Imagine that you bought BTC at USD 28,500 and it’s now at USD 30,000. To prevent losses, you decide to use a stop-limit order to sell BTC if the price drops back to your entry. You set up a sell stop limit order with a stop price of USD 28,900 and a limit price of USD 28,500 (the price you purchased BTC at). If the price reaches USD 28,900, a limit order to sell BTC at USD 28,500 will be placed. Your order might be filled with a price of USD 28,500 or higher.
Similar to Stop Limit orders, Stop Market orders, the Stop price acts as an activation of the order. When the market reaches the Stop price, it will automatically create a market order and it will be immediately matched with the liquidity contained in the Order Book.
- Buy Stop Market
Imagine that BTC is currently at USD 30,000, and you'd like to buy when it starts to enter a bullish trend. However, you are not sure that the uptrend is sustainable, and you also do not want to miss the opportunity if the uptrend is truly sustainable.
Suppose that your technical analysis tells you an uptrend might start if the market breaks above USD 30,500. You decide to use a Stop Market order to open a position, in case the BTC price breaks through the USD 30,500 mark. You set the Stop price at USD 30,550 to ensure the BTC uptrend is sustainable. As soon as the BTC price hits USD 30,550, a market order will be executed immediately.
- Sell Stop Market
Imagine that you bought BTC at USD 28,500 and it’s now at USD 30,000. To avoid losses, you can use a Stop Market order if the price falls back to the price at which you opened the position. You set up a Stop Market order at a Stop price of USD 28,500 (the price at which you opened the position). The order will be executed if the price returns to the price at which you opened your position initially and your position will be safely closed.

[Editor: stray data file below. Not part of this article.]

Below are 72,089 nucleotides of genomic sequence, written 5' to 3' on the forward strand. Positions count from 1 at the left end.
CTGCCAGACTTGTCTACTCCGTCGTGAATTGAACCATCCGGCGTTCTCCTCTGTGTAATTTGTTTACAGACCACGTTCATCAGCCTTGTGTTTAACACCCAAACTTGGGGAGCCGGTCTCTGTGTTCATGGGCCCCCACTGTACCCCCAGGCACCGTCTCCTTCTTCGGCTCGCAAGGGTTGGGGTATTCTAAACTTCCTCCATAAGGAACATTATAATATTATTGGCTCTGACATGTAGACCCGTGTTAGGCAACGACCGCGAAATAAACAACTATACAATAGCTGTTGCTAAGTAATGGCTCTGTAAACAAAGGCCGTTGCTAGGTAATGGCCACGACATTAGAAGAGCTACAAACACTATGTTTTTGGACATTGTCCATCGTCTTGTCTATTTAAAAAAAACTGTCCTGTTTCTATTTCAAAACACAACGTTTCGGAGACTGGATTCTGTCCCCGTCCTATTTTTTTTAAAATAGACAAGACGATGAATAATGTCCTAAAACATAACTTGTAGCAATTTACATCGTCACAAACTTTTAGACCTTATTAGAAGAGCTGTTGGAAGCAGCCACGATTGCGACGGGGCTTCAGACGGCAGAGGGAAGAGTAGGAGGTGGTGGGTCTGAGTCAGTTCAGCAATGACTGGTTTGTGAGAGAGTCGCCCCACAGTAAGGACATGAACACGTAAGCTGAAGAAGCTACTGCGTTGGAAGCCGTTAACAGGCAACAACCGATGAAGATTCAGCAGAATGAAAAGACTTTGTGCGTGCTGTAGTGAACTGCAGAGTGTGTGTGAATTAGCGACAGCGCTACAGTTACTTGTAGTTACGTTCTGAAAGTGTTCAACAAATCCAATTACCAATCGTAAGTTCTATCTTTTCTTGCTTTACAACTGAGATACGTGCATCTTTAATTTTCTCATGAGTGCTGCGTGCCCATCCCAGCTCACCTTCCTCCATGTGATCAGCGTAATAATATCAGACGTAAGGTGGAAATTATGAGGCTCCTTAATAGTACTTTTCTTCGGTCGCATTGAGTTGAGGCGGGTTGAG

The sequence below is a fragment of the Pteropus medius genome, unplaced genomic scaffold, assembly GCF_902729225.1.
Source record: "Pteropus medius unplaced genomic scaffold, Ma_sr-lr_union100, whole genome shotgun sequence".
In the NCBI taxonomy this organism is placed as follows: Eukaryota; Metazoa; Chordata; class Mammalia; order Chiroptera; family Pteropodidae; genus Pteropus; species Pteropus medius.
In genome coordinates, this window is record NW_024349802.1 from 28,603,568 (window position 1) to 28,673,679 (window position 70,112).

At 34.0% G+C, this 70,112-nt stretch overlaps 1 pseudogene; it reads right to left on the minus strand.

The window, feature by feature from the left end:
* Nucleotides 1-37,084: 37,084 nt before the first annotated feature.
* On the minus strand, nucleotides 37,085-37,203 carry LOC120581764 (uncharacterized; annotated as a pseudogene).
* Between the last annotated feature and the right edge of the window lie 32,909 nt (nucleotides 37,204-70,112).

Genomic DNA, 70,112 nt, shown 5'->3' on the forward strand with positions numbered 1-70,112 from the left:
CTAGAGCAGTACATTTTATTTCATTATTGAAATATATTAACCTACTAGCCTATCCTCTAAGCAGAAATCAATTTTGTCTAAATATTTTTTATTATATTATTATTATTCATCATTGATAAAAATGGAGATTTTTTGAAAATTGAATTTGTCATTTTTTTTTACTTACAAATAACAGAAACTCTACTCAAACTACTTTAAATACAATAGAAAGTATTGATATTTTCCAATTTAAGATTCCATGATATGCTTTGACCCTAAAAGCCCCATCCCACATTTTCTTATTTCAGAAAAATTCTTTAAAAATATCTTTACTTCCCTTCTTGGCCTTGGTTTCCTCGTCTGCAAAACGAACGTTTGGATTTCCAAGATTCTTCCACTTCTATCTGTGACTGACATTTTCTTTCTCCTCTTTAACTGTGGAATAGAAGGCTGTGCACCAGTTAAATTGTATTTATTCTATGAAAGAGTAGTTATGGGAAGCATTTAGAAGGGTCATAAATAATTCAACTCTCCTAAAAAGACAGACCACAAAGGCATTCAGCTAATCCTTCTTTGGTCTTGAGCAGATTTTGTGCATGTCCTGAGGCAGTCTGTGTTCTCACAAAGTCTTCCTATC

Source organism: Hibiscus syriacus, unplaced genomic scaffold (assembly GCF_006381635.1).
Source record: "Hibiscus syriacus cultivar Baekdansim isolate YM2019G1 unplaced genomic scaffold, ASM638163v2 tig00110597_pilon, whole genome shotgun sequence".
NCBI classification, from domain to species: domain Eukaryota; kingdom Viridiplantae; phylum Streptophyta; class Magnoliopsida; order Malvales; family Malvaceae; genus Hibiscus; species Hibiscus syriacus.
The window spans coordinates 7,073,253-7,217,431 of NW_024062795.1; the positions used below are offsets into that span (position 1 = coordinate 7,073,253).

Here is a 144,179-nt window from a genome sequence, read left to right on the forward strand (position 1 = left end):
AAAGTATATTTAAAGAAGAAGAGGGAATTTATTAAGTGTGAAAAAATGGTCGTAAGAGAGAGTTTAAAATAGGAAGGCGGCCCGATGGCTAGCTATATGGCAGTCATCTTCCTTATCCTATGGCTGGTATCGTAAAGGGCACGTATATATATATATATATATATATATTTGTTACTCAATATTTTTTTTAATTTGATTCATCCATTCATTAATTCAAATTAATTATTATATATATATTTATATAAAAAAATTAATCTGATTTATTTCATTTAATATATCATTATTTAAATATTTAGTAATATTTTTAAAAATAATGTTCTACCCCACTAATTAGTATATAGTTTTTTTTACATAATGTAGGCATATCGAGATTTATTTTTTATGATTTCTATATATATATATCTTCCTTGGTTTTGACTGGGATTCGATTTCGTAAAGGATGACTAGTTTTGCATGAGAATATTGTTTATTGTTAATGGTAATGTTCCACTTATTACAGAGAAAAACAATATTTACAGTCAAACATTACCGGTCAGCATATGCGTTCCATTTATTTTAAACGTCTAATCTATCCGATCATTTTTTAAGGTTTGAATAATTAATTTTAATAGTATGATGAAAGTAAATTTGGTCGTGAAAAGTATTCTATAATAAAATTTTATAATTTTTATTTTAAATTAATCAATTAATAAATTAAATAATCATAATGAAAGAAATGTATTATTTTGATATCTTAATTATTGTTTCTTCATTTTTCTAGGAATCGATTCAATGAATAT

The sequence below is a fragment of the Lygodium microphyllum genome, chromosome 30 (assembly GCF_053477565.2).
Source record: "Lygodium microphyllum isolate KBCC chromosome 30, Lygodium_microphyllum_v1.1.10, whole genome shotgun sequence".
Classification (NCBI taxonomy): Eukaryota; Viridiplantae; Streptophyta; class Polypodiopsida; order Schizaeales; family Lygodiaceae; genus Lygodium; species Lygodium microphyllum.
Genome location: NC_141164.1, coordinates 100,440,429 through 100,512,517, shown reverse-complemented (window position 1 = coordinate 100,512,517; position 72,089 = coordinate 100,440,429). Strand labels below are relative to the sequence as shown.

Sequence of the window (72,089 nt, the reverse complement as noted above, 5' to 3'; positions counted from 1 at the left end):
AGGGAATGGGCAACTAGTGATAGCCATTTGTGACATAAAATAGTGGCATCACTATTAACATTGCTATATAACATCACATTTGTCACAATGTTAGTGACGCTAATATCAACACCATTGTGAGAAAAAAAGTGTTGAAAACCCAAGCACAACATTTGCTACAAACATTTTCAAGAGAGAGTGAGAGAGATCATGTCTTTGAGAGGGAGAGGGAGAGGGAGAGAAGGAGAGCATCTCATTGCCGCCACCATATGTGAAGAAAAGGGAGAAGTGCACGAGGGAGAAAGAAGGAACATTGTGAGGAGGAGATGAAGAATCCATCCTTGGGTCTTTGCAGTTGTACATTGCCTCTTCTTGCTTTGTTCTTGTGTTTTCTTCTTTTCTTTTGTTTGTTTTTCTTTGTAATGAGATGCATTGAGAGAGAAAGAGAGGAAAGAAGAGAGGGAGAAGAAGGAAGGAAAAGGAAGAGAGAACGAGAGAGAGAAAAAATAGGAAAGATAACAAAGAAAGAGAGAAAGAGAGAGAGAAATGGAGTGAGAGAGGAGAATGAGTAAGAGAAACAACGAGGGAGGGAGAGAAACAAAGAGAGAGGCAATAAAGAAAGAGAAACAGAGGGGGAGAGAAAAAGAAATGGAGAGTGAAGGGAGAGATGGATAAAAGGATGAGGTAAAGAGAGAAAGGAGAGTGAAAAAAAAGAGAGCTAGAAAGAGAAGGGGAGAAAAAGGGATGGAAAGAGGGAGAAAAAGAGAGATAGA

Advantages and Disadvantages of using a Stop Limit Order
A stop limit order lets you customize and plan out your trades. We can't always be checking prices, especially in the 24/7 crypto market. Another advantage is that a stop limit order lets you set a suitable amount of profit to take. Without a limit, your order would be filled at whatever the market price is. Some traders prefer to hold than sell at any cost.
Stop Market orders allow you to customize and plan your trades, making it possible to set a profit level and manage risk without having to always monitor the market. In addition, Stop Market Orders also guarantee that your orders will be executed if they are triggered due to the characteristics of market orders.
Stop limit orders share the same disadvantages as limit orders, mainly because there’s no guarantee they will execute. A limit order will only start to fill when it reaches a specified price or better. However, that price may never be met. Even though you can create a gap between your limit and stop prices, the gap may not be enough sometimes. Highly volatile assets can overshoot the spread you place in your order.
Stop Market orders have the same disadvantages as market orders. Stop Market orders will incur higher trading fees because they are executed as a market order and recorded by the system as Taker.
Liquidity can also be a problem if there aren't enough takers to fill your order. Therefore, consider your position size before placing an order so that there will be no situation where you can't executed the order you want.